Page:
New Jersey Sports Betting Case Nears Supreme Court Decision

New Jersey Sports Betting Case Supreme Court

The US Supreme Court agreed to hear New Jersey’s sports betting case on Tuesday.

The New Jersey sports betting case is close to being heard in the U.S. Supreme Court. On Tuesday, the court’s justices decide whether they will hear the case or not.

In a similar 2014 case, New Jersey’s appeal was rejected by the Supreme Court. The fact the current appeal has gotten a step further gives proponents some hope the Supreme Court will hear the case this time.

On Monday, the court re-listed the case as part of its “cleanup conference”. The relisting caused speculation, because it was one step further than New Jersey’s 2014 appeal got. The Supreme Court will hear New Jersey’s case. The court could remanded the case to the lower courts or reject its request altogether. Given previous cases, anything but outright rejection is taken as a good sign.

Dennis Drazin on Supreme Court Case

Dennis Drazin, a lawyer for Monmouth Park, a key player in the case, said he takes the Monday decision as a good sign. Drazin said, “I consider it good news that we didn’t receive notice that our case would not be heard. At this point, anything is possible.”

Daniel Wallach, a gaming lawyer out of Fort Lauderdale, said that about half of the cases the Supreme Court re-listed last year were either heard by the justices or vacated and remanded to the district courts.

Saying that about 1% of cases referred to the Supreme Court receive a hearing, Mr. Wallach said, “This is a promising sign for New Jersey.

Chris Christie Supports Legal Sportsbooks

When Gov. Chris Christie asked the US Supreme Court to hear a similar sports betting appeal in 2014, the court rejected the motion. At the time, New Jersey reworked its state laws in a second attempt to beat the Professional and Amateur Sports Protection Act (PASPA).

First, New Jersey’s legislature repealed their sports betting regulations. Then the Christie administration signaled it would look the other way while Monmouth Park and William Hill opened a sportsbook. That led to a lawsuit by the major US sports leagues against Monmouth Park and the State of New Jersey.

New Jersey’s Sports Betting Case

Throughout both sets of cases, New Jersey has lost 5 previous court decisions. New Jersey originally lost a sports betting lawsuit brought by the sports leagues in the U.S. District Court of Judge Michael Shipp, brother of former NFL running back Marcel Shipp. New Jersey’s appeal was rejected in the Third Circuit Court of Appeals in Philadelphia. That led to the previous attempt to gain a hearing in the Supreme Court.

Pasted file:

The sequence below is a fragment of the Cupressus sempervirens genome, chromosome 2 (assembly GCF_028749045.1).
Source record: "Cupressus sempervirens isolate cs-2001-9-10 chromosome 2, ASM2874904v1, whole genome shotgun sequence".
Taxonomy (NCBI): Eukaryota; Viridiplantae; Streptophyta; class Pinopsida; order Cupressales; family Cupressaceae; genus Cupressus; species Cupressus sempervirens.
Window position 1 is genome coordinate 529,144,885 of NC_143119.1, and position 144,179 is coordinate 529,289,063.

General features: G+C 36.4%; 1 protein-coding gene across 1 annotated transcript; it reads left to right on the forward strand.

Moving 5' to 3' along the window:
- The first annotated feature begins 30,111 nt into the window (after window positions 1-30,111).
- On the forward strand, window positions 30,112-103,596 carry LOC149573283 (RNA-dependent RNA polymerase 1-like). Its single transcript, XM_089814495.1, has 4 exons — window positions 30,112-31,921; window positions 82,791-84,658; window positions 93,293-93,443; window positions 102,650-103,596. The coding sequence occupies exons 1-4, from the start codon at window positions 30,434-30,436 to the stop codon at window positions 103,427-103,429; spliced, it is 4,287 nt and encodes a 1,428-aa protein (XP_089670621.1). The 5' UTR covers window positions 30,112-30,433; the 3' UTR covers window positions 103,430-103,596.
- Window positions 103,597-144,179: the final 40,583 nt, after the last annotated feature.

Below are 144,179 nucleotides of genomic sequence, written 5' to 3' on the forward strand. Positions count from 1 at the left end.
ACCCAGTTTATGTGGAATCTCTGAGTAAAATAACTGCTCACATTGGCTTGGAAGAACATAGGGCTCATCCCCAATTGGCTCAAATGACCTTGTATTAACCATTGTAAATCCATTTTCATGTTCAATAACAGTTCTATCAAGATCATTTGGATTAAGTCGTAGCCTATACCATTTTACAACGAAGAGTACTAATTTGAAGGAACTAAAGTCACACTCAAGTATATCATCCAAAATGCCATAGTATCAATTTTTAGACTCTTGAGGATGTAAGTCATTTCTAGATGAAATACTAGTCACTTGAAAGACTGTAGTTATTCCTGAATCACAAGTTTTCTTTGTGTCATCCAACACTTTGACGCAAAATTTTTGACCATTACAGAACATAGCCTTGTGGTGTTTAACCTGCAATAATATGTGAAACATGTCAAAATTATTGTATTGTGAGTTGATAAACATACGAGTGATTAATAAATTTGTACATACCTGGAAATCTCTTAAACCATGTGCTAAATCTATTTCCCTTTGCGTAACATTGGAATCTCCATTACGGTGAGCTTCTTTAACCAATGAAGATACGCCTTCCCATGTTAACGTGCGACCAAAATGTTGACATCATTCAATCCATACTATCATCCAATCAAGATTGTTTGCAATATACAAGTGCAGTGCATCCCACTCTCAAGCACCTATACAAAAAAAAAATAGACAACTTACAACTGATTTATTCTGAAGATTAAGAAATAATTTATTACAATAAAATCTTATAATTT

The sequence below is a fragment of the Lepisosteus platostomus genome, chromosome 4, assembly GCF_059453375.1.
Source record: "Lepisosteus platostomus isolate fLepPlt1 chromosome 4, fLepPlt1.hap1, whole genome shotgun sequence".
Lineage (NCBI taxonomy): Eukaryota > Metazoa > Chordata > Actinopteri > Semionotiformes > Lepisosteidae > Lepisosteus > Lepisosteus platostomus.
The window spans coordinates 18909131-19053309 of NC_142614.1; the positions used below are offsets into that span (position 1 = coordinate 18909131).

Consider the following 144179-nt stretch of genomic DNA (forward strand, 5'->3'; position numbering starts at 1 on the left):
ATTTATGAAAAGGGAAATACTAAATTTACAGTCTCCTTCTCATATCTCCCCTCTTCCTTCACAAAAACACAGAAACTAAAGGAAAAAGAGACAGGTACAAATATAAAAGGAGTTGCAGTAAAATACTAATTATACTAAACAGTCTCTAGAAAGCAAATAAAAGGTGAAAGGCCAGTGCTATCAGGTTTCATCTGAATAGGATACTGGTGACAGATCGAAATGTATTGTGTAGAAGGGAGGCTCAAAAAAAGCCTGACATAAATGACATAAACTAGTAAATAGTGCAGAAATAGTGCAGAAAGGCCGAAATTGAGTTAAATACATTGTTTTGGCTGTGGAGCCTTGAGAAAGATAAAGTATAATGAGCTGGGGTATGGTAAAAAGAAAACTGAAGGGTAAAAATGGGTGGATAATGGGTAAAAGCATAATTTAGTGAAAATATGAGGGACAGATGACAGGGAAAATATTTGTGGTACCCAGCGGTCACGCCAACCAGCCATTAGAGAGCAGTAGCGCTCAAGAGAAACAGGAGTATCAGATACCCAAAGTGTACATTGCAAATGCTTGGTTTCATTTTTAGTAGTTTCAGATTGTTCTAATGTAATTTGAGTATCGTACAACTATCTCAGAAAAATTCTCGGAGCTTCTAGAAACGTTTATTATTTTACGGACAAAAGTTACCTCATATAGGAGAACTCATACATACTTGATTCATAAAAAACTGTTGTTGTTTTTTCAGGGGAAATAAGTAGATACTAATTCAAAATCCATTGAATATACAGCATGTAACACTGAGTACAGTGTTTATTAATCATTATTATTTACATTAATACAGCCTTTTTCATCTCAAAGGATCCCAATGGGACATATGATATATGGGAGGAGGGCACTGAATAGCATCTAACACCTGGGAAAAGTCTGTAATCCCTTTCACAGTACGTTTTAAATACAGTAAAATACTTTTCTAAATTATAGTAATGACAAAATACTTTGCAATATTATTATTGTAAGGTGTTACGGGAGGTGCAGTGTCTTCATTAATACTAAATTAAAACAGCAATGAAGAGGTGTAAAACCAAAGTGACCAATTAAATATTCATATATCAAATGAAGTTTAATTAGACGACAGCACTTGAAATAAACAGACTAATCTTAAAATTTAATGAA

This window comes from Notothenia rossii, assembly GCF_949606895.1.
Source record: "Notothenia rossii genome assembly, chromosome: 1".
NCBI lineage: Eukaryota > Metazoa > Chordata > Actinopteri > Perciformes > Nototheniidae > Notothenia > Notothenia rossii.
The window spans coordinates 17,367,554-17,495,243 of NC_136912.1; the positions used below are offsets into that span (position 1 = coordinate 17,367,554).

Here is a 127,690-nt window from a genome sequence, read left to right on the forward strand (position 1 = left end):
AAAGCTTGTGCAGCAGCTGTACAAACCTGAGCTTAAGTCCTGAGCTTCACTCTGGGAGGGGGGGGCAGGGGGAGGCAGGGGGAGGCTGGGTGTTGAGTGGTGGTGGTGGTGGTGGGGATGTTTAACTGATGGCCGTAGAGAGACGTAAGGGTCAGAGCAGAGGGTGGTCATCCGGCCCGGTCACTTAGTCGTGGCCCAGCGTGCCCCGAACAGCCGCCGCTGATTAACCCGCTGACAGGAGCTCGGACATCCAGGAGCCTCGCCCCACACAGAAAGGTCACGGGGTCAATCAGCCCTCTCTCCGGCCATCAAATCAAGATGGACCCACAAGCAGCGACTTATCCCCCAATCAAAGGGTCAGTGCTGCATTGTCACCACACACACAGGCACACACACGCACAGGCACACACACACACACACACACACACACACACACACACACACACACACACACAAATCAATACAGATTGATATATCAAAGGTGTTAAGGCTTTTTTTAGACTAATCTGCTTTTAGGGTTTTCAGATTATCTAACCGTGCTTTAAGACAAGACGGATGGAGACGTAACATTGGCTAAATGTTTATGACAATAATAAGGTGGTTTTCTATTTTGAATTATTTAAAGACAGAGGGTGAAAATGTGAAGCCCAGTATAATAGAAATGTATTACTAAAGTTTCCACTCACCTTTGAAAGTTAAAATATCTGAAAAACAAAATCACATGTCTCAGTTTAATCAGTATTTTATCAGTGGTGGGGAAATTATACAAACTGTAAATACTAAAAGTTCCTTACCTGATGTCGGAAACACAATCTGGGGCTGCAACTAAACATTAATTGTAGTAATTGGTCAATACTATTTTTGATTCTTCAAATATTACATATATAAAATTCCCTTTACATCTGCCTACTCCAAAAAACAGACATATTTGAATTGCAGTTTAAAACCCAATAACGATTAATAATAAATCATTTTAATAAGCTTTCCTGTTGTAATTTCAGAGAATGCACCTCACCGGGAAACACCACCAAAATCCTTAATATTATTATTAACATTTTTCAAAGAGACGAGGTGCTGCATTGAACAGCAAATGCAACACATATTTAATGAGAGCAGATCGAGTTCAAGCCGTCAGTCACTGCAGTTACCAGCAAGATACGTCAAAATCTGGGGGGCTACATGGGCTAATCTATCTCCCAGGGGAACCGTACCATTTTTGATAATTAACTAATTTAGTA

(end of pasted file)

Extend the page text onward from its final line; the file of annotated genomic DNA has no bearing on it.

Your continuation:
In the 2014 lawsuit, Judge Shipp once again sided with the sports leagues. Then the Third Circuit Court of Appeals once again upheld Shipp’s ruling. New Jersey uses the “en banc” appeals process, which required all the sitting judges in the 3rd Circuit Appeals Court to hear its appeal. The court agreed to see the case, which was seen as a positive sign. Then the court rejected the appeal with a 10-2 decision.

Supreme Court Nears a Decision

Pro-legalization followers of the Supreme Court case should take a note of caution from that example. Even if the court’s justices agree to hear the case, it does not mean the hearing will be a success. Given recent history, the Supreme Court is not likely to side with New Jersey on this case.

At face value, PASPA seems to be a clear case of the United States federal government playing favorites. The Commerce Clause of the US Constitution states the federal government has the right to regulate interstate trade, but only to foster trade. The DC government is not supposed to favor one state over the others. Because Nevada is given the right to operate sportsbooks and all other states cannot, PAPSA appears unconstitutional.

PASPA: Constitutional or Unconstitutional?

The framers of the law back in 1992 added a stipulation, though. Nevada’s received a grandfather clause for its sportsbooks, just as Delaware, Montana, and Oregon’s sports lotteries received an exemption. Under terms of the PASPA, the remaining 46 states had 1 year to pass sports betting laws. If they did, their laws would receive an exemption. New Jersey had support for legal sportsbooks, but its leadership barred a pro-PASPA bill from reaching the house floor.

Because the other states were given a grace period to bring their laws into alignment with the PASPA, previous judges have decided the law is constitutional. The Supreme Court justices are likely to rule the same way.

US Supreme Court to Hear New Jersey Sports Betting Appeal

In an update, the US Supreme Court announced on Tuesday morning it would hear New Jersey’s arguments in its sports betting appeal. PASPA is about to be challenged in the highest court in the land.